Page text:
Import prices down in May 2005
June 13, 2005
The U.S. Import Price Index decreased 1.3 percent in May. The decline followed four consecutive increases, as decreases in both petroleum prices and nonpetroleum prices contributed to the May drop.
A downturn in petroleum prices, which fell 6.5 percent in May, contributed to the turnaround in overall import prices. Prices for import petroleum had risen 28.2 percent over the previous four months, which led a 4.9 percent increase in import prices over that period.
In addition, nonpetroleum import prices declined for the first time since October, decreasing 0.3 percent in May. The drop was only the second monthly decline for the index over the past year and was the largest decrease since August 2003. However, both nonpetroleum prices and overall import prices remained up over the past 12 months, rising 2.5 percent and 5.7 percent, respectively.
Export prices decreased 0.1 percent in May, as falling nonagricultural prices more than offset an increase in the price index for agricultural exports.
These data are from the BLS International Price program. Import and export price data are subject to revision. Learn more in "U.S. Import and Export Price Indexes - May 2005" (PDF) (TXT), news release USDL 05-996.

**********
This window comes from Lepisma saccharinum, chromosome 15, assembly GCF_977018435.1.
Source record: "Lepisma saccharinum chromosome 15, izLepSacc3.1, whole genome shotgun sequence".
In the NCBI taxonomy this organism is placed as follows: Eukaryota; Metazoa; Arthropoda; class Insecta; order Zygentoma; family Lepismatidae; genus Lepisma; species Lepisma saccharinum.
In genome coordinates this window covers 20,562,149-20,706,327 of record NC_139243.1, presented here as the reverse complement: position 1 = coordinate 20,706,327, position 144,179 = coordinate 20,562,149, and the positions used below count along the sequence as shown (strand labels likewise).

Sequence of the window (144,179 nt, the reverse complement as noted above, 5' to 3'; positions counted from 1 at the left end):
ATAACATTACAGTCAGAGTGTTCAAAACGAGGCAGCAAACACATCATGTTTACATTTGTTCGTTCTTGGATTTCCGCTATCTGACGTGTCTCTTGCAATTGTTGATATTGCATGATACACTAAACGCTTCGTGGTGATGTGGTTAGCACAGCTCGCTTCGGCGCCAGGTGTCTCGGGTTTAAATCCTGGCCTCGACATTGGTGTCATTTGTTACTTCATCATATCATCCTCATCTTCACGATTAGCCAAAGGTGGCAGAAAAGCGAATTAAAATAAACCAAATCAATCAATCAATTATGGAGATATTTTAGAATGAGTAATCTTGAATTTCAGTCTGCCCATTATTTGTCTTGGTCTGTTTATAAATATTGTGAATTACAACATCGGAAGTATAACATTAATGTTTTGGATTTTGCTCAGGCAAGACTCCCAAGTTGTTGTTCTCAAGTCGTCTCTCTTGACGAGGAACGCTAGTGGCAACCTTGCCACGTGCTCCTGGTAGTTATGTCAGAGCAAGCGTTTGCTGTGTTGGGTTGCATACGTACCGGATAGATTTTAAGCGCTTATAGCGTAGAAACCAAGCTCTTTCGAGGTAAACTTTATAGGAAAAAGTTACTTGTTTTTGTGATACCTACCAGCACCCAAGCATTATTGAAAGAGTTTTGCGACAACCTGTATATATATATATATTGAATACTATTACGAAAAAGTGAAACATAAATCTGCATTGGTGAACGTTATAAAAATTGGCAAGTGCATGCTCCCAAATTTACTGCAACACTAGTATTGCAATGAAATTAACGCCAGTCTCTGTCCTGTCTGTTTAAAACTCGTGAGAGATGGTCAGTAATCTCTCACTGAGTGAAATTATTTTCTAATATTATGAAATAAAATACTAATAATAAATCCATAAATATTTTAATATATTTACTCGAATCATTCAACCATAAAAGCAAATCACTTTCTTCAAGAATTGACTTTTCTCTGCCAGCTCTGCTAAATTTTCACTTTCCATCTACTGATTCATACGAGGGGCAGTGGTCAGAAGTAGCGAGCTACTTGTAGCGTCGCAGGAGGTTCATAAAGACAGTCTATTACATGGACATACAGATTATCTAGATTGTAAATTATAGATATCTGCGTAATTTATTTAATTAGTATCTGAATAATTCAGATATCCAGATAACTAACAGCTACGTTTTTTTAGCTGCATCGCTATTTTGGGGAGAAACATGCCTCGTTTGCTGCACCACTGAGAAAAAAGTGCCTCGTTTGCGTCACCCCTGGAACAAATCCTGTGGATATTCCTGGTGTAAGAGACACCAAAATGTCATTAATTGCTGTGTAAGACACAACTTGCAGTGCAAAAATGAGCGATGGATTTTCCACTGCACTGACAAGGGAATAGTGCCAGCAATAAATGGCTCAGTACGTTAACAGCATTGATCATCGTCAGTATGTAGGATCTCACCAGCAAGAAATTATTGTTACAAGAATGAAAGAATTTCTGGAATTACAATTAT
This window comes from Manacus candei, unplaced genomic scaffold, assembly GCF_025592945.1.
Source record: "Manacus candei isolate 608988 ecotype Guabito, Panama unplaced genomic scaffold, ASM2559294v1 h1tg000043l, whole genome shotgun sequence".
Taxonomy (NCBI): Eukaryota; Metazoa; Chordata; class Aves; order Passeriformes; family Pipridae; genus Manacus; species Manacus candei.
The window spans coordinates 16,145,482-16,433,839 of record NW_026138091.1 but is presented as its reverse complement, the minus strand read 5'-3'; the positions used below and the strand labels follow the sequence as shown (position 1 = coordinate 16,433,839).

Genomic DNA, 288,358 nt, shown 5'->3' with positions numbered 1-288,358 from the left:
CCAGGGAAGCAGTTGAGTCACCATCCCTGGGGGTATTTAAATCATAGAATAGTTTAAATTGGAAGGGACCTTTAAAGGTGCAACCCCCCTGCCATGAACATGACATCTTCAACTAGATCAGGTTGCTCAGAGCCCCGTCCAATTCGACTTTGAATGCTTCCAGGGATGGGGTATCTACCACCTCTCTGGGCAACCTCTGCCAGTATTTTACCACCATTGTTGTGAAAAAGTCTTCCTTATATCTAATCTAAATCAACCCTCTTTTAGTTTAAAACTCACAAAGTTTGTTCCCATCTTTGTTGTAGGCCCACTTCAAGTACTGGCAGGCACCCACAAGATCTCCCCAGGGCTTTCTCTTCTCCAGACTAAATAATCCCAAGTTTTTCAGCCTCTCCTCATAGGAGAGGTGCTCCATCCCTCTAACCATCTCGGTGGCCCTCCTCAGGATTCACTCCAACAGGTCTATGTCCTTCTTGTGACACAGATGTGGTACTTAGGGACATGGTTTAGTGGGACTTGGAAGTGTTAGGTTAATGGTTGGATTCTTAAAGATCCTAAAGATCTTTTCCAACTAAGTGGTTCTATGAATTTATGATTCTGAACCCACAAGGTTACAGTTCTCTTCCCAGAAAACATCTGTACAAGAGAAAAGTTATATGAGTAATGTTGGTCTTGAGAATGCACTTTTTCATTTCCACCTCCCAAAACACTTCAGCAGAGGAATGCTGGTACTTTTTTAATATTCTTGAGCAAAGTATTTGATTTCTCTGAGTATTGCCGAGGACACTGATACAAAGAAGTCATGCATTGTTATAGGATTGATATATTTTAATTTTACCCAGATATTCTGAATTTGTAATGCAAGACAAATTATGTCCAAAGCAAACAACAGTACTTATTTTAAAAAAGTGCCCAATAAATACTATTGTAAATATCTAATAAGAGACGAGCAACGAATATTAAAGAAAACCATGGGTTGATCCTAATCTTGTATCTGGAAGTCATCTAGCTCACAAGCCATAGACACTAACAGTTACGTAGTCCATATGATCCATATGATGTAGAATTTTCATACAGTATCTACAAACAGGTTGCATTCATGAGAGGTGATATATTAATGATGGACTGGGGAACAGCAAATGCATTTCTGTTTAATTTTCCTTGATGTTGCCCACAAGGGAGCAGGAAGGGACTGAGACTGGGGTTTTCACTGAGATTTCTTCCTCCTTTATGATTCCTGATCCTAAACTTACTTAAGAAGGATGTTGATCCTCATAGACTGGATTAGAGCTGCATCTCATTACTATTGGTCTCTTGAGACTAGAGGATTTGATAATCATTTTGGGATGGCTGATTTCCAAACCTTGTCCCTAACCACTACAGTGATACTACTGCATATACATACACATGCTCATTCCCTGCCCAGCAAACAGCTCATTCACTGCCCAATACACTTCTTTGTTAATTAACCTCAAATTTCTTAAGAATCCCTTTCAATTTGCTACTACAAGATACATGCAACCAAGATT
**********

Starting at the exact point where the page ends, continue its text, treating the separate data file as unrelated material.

Bureau of Labor Statistics, U.S. Department of Labor, The Economics Daily, Import prices down in May 2005 on the Internet at http://www.bls.gov/opub/ted/2005/jun/wk2/art01.htm (visited March 26, 2015).
Three recent editions of Spotlight on Statistics
Trends in long-term unemployment
Long-term unemployment reached historically high levels following the recession of 2007–2009.
Housing: before, during, and after the Great Recession
looks at consumer expenditures on household items, employment in residential construction, prices for household items, and injuries in occupations involved in building and maintaining our homes.
Women veterans in the labor force examines the demographic, employment, and unemployment characteristics of women veterans.